Agent Orange Exposure
Agent Orange exposure has been linked to a multitude of health effects ranging from:
- Skin Damage
- Numerous Cancers
- Heart and Pulmonary Problems (including congestive heart failure)
- Disorders of the Nervous System
- Severe Birth Defects
The best known incidents of wide exposure to Agent Orange occurred during the Vietnam War. Originally it had been developed and tested in the 1940s as a plant growth hormone. Rather than promoting growth as intended, the compound proved itself a strong herbicide that could kill off large swaths of plant life. This is a topic suggestion on Agent Orange Exposure from Paper Masters. Use this topic or order a custom research paper, written exactly how you need it to be.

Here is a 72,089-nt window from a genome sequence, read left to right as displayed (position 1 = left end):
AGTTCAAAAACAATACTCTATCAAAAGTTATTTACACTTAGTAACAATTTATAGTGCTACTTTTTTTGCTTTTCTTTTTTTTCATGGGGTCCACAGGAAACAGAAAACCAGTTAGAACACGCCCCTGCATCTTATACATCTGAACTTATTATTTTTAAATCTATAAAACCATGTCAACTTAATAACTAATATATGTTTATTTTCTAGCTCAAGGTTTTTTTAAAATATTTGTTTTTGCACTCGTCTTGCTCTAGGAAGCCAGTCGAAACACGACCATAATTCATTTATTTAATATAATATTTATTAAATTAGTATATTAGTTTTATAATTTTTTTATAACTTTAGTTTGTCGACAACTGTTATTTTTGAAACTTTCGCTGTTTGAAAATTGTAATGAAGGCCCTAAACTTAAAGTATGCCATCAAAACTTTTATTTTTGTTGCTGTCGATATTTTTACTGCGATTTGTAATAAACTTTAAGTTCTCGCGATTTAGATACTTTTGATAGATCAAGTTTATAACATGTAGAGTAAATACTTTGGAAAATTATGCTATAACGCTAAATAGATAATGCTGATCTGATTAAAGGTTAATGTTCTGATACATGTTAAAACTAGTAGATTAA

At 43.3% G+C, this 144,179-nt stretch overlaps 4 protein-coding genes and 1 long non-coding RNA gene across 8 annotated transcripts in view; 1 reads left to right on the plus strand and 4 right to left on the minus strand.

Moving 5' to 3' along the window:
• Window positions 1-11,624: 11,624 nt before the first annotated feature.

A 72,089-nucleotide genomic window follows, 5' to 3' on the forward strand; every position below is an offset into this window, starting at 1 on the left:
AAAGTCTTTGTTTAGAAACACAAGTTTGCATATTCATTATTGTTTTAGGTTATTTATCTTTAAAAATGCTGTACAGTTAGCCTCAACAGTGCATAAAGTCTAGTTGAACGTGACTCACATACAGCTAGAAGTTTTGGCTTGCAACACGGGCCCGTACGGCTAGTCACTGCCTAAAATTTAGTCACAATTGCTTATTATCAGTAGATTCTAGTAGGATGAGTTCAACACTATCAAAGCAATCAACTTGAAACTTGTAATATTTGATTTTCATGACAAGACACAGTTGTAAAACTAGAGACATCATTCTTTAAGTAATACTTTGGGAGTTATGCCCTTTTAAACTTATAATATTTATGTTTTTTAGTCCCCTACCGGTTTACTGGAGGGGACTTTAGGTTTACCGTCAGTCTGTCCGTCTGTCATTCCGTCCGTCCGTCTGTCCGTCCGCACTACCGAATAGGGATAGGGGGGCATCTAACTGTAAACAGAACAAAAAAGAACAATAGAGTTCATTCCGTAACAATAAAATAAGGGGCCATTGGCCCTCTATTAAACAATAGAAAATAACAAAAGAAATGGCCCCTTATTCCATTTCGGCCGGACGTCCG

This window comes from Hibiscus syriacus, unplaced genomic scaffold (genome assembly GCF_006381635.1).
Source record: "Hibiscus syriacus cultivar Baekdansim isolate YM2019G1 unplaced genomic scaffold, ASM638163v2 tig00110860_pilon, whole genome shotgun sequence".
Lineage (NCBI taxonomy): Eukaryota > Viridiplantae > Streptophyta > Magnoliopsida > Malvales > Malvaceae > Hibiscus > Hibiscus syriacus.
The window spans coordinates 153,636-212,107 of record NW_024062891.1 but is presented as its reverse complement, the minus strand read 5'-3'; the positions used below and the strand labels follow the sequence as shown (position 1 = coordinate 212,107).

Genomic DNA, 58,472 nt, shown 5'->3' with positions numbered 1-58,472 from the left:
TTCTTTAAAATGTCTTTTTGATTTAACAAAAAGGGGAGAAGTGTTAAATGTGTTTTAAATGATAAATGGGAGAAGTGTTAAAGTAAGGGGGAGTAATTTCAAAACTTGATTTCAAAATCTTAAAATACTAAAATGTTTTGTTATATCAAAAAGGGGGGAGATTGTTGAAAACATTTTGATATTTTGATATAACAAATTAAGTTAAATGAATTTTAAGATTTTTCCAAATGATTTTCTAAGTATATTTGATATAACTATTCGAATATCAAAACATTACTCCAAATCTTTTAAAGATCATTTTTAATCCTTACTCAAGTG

Agent Orange is Highly Toxic
The U.S. military decided to employ Agent Orange to deforest much of the Vietnamese countryside in its fight against the Vietcong forces. As it turned out, the dioxin in the compound was highly toxic to people and animals as well as plants. Dioxin exposure among villagers in rural Vietnam was widespread given the volume of Agent Orange released aerially, with American troops in the area being exposed as well. People in affected areas experienced serious skin diseases and high rates of cancer. Women had frequent miscarriages and stillbirths, and many babies that survived had birth defects from prenatal dioxin exposure. Some had lifelong health problems and psychological disabilities, or were born with hernias, extra digits, cleft palates, and other deformities.
Agent Orange is Still Affects Vietnam's Crops
Dioxin is a contaminant that can remain in the soil for years. Recent testing around U.S. air force bases in Vietnam has shown extreme levels of contamination. This still impacts crops grown in the contaminated soil and animals feeding off of vegetation the area. Because of this, people living in some areas of rural Vietnam experience continued Agent Orange exposure.